Avishek Sen, To hide or to seek | Watercolour on paper, 202113 x 10.5 inches
Avishek Sen, Ma Phaleshu, Watercolour on paper, 202115 x 11.5 inches
Avishek Sen, Caught in his own trickery, Watercolour on paper, 202018.5 x 10.5 inches
Avishek Sen, Home, Watercolour on paper, 202114 x 9.5 inches
Avishek Sen, Holy dip, Watercolour on paper, 202117 x 12 inches
Dilip Ranade, Flamingos, Watercolour on paper, 202312.75 x 9.6 inches
Dilip Ranade, Flamingos, Ink on paper, 202213.5 x 10.25 inches
Dilip Ranade, Surrender, 20186.75 x 10.25 inches
Dilip Ranade, Kaliyug, Watercolour on paper, 20179.5 x 6.75 inches
Dilip Ranade, To Be or Not To Be, 20196 x 6 inches
Dilip Ranade, Arrest, 20176.75 x 9 inches
Dilip Ranade, Vision, 20176 x 9 inches
K.G. Subramanyan, Composition 7, Watercolour on paper, 199410.75 x 10.75 inches
K.G. Subramanyan, Composition 15, Watercolour on paper, 199910.75 x 9.5 inches
Shree Vakratunda Mahakaya Suryakoti Samaprabha |
Nirvighnam Kuru Me Deva Sarva-Karyeshu Sarvada ||
O Lord Ganesha of the curved trunk and massive body, the one whose splendour is equal to millions of Suns, please bless me so that I do not face any obstacles in my endeavours. 
The fourth of the ten avatars of Lord Vishnu – the eternally angry Narasimha – is the theriocephalic being that appears to slay the demon Hiranyakashipu and end religious persecution and calamity on earth, thereby restoring dharma. His form is first mentioned around 800-200 BC. 
Narasimha may have come to us from another source. One of the oldest Egyptian (3000 BC- 300 BC) Goddesses is Sekhmet, the Protector or Warrior Goddess, the half–lion, half-woman daughter of the sun god Ra, whose most famous epithet was ‘The One Before Whom Evil Trembles’ and who was known for destruction, war and pestilence, but also healing.
There is also a lion-faced Goddesses called Prathyangira Devi or Narasimhi in the Shiv-Shakti tradition, but it is Narasimha and Sekhmet who have engaged minds throughout the eons.
But what are myths and why do they have significance today? After all, almost none of us have any contact with animals in the wild today. We also don’t have any contact with lions, and yet, we immediately associate certain aspects with the lion-headed Lord Narasimha or Sekhmet that seem to remain the same across time and space.
Myths are metaphors, narratives, and histories of a sacred nature, often connected with rituals within any given culture. They are stories of the search by men and women through the ages for meaning, for significance, to touch the eternal, to understand the mysterious, and to find out who we are .
While some see in these myths the distinct character of particular cultures, others perceive universal patterns. While some regard myths as contemporary and “alive”, others think of them as ancient or dormant . And often hidden in many of the myths we know are older ones.
Myth-making and Divine Animals touches on the most ancient myths that are also the most alive today, and some of the themes that form the lens through which humans constantly re-imagine their divine Animal Gods in response to everything they interact with, such as the usage of the myths that confer immortality through text and image to some animals for thousands of centuries; the movements of Animal Gods between civilizations; the myths that are lost but hidden in plain sight and the distinction humans seem to maintain between the image and flesh and blood.
It also explores the way that myths are reimagined over time and space, both through a conversation of the way divine animals have been visualized in art, over the past centuries as well as in indigenous art and contemporary art, which are perhaps divided today by the closeness of the artist to nature. But ultimately, it looks at how, even in an age when we humans no longer have a direct connection to animals, we are still aware of the importance of nature and her first messengers, and how awed we are by our interactions with them.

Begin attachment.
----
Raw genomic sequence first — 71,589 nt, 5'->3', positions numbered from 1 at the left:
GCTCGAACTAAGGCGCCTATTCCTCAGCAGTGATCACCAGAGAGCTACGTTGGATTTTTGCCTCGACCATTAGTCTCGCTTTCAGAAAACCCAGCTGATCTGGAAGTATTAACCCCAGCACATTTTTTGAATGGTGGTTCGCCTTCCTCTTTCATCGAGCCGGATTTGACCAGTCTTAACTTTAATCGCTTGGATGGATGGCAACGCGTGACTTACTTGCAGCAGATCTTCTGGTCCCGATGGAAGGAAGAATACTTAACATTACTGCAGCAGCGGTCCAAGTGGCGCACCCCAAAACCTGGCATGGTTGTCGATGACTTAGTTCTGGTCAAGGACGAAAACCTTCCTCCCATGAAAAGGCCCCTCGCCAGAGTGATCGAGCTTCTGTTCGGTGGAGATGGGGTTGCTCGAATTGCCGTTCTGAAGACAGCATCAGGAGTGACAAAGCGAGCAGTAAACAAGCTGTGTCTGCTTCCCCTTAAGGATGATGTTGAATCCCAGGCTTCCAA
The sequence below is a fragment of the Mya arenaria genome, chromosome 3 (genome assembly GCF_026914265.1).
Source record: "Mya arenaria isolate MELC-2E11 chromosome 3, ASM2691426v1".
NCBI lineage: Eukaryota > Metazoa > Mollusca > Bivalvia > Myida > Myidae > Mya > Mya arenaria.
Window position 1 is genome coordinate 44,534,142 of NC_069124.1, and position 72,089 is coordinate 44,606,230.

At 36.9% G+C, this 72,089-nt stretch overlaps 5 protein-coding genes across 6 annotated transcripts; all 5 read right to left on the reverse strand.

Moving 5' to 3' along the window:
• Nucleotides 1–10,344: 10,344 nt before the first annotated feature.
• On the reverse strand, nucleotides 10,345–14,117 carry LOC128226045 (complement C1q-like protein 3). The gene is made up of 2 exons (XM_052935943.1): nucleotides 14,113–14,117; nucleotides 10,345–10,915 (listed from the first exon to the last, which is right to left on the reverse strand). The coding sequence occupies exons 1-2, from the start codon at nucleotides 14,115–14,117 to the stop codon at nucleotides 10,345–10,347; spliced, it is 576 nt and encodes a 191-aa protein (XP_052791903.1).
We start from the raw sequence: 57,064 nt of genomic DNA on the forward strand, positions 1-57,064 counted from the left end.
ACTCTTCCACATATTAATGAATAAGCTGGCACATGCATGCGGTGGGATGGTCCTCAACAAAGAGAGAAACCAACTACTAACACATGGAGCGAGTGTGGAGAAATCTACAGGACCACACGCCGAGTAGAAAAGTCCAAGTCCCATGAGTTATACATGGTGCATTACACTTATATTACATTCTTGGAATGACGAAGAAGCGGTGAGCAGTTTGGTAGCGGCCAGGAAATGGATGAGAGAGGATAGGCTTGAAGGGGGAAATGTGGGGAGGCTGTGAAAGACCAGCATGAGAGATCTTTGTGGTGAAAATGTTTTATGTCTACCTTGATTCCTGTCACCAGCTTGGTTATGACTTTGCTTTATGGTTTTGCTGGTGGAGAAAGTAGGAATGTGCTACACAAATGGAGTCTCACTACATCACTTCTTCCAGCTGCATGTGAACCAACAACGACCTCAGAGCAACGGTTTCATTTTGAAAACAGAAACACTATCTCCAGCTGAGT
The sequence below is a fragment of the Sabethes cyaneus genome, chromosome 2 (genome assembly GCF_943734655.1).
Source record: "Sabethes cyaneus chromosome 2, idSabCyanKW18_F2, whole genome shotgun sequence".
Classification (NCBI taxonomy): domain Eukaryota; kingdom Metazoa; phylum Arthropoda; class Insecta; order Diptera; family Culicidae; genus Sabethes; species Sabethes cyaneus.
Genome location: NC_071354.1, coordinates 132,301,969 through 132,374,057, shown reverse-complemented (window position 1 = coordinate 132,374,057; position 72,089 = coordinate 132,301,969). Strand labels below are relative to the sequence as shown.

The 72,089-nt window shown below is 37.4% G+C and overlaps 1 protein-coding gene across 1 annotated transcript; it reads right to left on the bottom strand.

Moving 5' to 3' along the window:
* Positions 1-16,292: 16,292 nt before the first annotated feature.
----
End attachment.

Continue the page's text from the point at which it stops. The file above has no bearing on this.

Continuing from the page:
To return to the Dasavatars – in our times, with the knowledge that we have, we interpret the Dasavatars [Matsya (fish), Kurma (tortoise); Varaha (Boar); Narasimha (Lion’s head and man’s body); Vamana (Dwarf); Parasuraman; Rama; Krishna or Balarama; Buddha; and Kalki] of Vishnu to mean the theory of evolution (by dividing them into four basic categories of aquatic animals; land animals; half animal and half man and then a complete man); or the stages of a man’s life (sperm, embryo, foetus, baby, infant, teenager, young man, middle-aged man, old man, and death) while some of us point out that there are many more avatars of Vishnu like Mohini, and women versions of all the earlier avatars.
The first avatar is Matsya – the Fish. This tale is also very similar to the story of Noah’s Ark from the Genesis Flood narrative.
The tortoise or amphibian avatar – Kurma has been equated by the Shatapatha Brahmana to the creator of all creatures. The World Turtle, also called the Cosmic Turtle or the World-bearing Turtle, which supports or contains the world, is found in Hindu, Chinese and the mythologies of the indigenous people of America.
Varaha or the Boar bears a close resemblance to Moccus, the Celtic/ Norse boar God (1400 BC-1 BC) that is often represented with a fertility Goddess ; as well as the Proto-Indo-Iranian (300 BC) Warāȷ́há, and the Avestan (100 BC) Varāza – both of which mean ‘wild boar’. Varaha also means “rain cloud”.
The only other Avatar from the Dasavatars associated with an animal is the last of the Vishnu avatars – Kalki who is supposed to ride on a white horse named Devadatta. The horse Devadatta points to another tradition of mythology – white horses have a special significance in mythologies around the world. They are often associated with the sun chariot, with warrior heroes, or with an end-of-time saviour like Kalki.
But the thing about the Divine Animals is that while they are immortal, we keep reshaping them to suit our experiences and memories. So, how are we reshaping them and their myths in our lifetimes?
“Erasing the awe-inspiring variety of sentient life impoverishes all our lives.”
– Joanna Bourke
The thought process for this exhibition started during the deadly COVID-19 pandemic, unleashed by a bat, that has killed more than 6 million people since 2019 and made more than 673 million ill. This was mainly because bats and other wild animals were brought to a crowded urban area as food, and they carried with them potentially fatal diseases.
In most parts of the modern world, we no longer believe that animal envoys were sent by the Unseen Power to teach and guide mankind. Man is no longer the newcomer in a world of unexplored plains and forests, and our immediate neighbours are not wild beasts, but other human beings contending for goods and space.